A fatal salmonella outbreak across the British Isles that has infected 90 people may be linked to sandwiches sold by Subway.
Laboratory tests have shown a link between cases of illness and one of the US sandwich chain's ingredient suppliers. Cooked beef, chicken and bacon have been impounded at Dawn Farm Foods in Co Kildare, Ireland.
As a precaution, Subway has removed batches of its Philly Style Steak and Chicken Fajita sandwiches from its 1,250 shops in the UK and Ireland. Other sandwich shops may also have bought the potentially contaminated meat.
The discovery could end the mystery of what had caused the outbreak of a new strain of Salmonella agona. The average age of victims has been 29 but a one-year-old baby has also fallen victim to the bug. Salmonella poisoning was a contributory factor in the death of a woman in her seventies at Royal Liverpool University Hospital.
Salmonella is usually contracted from contaminated meat which has not been cooked at a sufficiently high temperature. Inquiries by the Food Safety Authority of Ireland (FSAI) centre on the heat treatment applied at the Irish plant.
In an apparent breakthrough in the inquiry into the outbreak, the FSAI said: "Whilst the investigation continues to seek to establish the exact source of the outbreak, laboratory testing of foods is providing evidence of a possible link with Dawn Farm Foods Ltd, Naas, Co Kildare and some of its products.
"Information gathered by the FSAI suggests that a potentially contaminated beef product was supplied to the Subway chain of food outlets and the FSAI has received assurance from Subway that this product has been removed from sale.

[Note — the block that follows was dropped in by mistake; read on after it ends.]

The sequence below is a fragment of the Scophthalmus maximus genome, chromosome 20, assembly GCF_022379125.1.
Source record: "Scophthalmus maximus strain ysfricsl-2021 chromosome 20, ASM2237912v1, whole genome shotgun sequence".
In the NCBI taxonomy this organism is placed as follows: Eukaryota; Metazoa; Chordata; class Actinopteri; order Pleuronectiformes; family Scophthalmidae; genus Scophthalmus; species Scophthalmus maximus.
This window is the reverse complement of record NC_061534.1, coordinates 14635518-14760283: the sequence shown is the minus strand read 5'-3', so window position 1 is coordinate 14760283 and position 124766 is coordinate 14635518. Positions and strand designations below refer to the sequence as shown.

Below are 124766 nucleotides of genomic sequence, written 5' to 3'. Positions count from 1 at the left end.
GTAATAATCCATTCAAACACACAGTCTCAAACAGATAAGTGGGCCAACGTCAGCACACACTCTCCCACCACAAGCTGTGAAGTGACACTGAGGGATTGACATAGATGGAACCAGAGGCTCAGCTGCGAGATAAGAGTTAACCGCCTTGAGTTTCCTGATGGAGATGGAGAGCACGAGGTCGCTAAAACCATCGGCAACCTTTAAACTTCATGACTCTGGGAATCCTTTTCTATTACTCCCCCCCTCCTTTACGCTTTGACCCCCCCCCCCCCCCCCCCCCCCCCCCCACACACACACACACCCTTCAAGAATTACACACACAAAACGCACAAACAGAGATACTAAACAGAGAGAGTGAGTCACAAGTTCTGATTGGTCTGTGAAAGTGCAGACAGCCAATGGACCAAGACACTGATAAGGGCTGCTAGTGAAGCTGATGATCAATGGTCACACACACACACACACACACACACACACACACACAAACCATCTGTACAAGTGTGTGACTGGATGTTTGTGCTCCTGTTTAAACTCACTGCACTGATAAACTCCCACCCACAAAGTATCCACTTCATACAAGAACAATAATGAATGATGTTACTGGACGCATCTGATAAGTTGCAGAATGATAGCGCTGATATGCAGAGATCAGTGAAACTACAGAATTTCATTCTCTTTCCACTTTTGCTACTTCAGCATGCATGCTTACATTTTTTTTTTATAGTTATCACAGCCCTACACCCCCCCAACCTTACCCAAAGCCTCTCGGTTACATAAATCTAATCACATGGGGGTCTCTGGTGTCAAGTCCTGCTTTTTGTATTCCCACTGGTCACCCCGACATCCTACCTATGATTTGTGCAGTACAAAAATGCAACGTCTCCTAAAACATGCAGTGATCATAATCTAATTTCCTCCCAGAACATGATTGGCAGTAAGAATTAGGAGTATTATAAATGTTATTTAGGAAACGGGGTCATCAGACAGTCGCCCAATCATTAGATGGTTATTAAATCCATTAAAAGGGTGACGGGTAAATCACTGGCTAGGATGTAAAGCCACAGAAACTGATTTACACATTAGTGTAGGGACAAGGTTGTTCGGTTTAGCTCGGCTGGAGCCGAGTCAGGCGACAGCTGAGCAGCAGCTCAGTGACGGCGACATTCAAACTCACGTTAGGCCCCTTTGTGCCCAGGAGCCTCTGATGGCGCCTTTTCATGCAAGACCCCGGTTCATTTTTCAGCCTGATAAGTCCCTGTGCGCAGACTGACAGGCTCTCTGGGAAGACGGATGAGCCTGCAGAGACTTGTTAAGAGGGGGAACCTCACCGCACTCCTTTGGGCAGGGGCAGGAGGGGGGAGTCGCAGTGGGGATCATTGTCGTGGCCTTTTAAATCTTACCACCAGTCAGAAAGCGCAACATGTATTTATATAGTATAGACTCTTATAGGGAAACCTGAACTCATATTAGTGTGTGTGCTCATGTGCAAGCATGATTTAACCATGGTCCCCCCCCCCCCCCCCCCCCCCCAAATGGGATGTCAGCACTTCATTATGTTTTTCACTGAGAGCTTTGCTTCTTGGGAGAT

"In light of this, as a precautionary measure in the interests of public health, all products processed on the same production line as this beef product at Dawn Farm Foods are being withdrawn."
In a statement, Subway confirmed that Dawn Farm Foods was one of its ingredients suppliers and the possible link with the ongoing investigation into the salmonella outbreak. It stressed that no other products were affected and that it had found alternative suppliers.
Salmonella causes vicious stomach cramps, diarrhoea, vomiting and fever and can kill people with weak immune systems. Each year 12,500 cases of the bug are reported in England and Wales. However, public health officials believe they are only a fraction of the total, meaning that hundreds may have fallen victim to the latest outbreak.
It is thought the cooked food supplied to Subway would have been reheated in store. Alan Reilly, a spokesman for the FSAI, said: "This is a highly complicated outbreak investigation, focusing on products from one thermal processing line with a complex food distribution chain."